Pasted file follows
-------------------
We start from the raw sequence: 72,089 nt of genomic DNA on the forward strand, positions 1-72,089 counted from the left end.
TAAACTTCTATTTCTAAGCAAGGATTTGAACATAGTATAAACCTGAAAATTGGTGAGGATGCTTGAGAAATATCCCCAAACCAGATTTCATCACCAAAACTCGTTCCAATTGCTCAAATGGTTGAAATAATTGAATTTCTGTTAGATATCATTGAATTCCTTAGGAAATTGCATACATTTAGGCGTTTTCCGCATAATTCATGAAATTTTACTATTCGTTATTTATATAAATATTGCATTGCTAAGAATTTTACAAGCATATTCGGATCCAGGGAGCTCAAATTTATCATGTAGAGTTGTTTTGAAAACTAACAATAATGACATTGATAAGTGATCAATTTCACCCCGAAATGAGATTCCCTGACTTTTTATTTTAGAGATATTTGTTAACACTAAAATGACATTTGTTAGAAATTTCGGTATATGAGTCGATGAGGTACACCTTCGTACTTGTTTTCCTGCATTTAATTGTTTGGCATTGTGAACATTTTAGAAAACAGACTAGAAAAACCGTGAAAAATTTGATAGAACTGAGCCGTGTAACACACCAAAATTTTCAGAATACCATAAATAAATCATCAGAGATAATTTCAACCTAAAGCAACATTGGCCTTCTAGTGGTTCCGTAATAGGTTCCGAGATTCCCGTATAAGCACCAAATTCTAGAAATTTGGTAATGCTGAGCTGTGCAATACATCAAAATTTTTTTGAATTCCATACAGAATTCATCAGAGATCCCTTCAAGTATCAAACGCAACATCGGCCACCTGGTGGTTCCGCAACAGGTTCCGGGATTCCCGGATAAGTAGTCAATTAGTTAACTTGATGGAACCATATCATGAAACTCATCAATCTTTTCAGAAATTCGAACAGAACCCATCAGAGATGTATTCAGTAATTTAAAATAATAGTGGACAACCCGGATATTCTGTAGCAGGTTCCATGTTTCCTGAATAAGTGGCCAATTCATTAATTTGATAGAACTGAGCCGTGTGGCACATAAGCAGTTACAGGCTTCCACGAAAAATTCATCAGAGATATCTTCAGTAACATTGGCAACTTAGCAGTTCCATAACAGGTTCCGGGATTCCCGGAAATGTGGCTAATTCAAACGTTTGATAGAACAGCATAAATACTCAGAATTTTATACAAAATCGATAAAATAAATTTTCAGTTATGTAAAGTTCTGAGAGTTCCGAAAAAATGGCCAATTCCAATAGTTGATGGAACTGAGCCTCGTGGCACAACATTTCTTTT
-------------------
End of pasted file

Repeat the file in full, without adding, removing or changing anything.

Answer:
We start from the raw sequence: 72,089 nt of genomic DNA on the forward strand, positions 1-72,089 counted from the left end.
TAAACTTCTATTTCTAAGCAAGGATTTGAACATAGTATAAACCTGAAAATTGGTGAGGATGCTTGAGAAATATCCCCAAACCAGATTTCATCACCAAAACTCGTTCCAATTGCTCAAATGGTTGAAATAATTGAATTTCTGTTAGATATCATTGAATTCCTTAGGAAATTGCATACATTTAGGCGTTTTCCGCATAATTCATGAAATTTTACTATTCGTTATTTATATAAATATTGCATTGCTAAGAATTTTACAAGCATATTCGGATCCAGGGAGCTCAAATTTATCATGTAGAGTTGTTTTGAAAACTAACAATAATGACATTGATAAGTGATCAATTTCACCCCGAAATGAGATTCCCTGACTTTTTATTTTAGAGATATTTGTTAACACTAAAATGACATTTGTTAGAAATTTCGGTATATGAGTCGATGAGGTACACCTTCGTACTTGTTTTCCTGCATTTAATTGTTTGGCATTGTGAACATTTTAGAAAACAGACTAGAAAAACCGTGAAAAATTTGATAGAACTGAGCCGTGTAACACACCAAAATTTTCAGAATACCATAAATAAATCATCAGAGATAATTTCAACCTAAAGCAACATTGGCCTTCTAGTGGTTCCGTAATAGGTTCCGAGATTCCCGTATAAGCACCAAATTCTAGAAATTTGGTAATGCTGAGCTGTGCAATACATCAAAATTTTTTTGAATTCCATACAGAATTCATCAGAGATCCCTTCAAGTATCAAACGCAACATCGGCCACCTGGTGGTTCCGCAACAGGTTCCGGGATTCCCGGATAAGTAGTCAATTAGTTAACTTGATGGAACCATATCATGAAACTCATCAATCTTTTCAGAAATTCGAACAGAACCCATCAGAGATGTATTCAGTAATTTAAAATAATAGTGGACAACCCGGATATTCTGTAGCAGGTTCCATGTTTCCTGAATAAGTGGCCAATTCATTAATTTGATAGAACTGAGCCGTGTGGCACATAAGCAGTTACAGGCTTCCACGAAAAATTCATCAGAGATATCTTCAGTAACATTGGCAACTTAGCAGTTCCATAACAGGTTCCGGGATTCCCGGAAATGTGGCTAATTCAAACGTTTGATAGAACAGCATAAATACTCAGAATTTTATACAAAATCGATAAAATAAATTTTCAGTTATGTAAAGTTCTGAGAGTTCCGAAAAAATGGCCAATTCCAATAGTTGATGGAACTGAGCCTCGTGGCACAACATTTCTTTT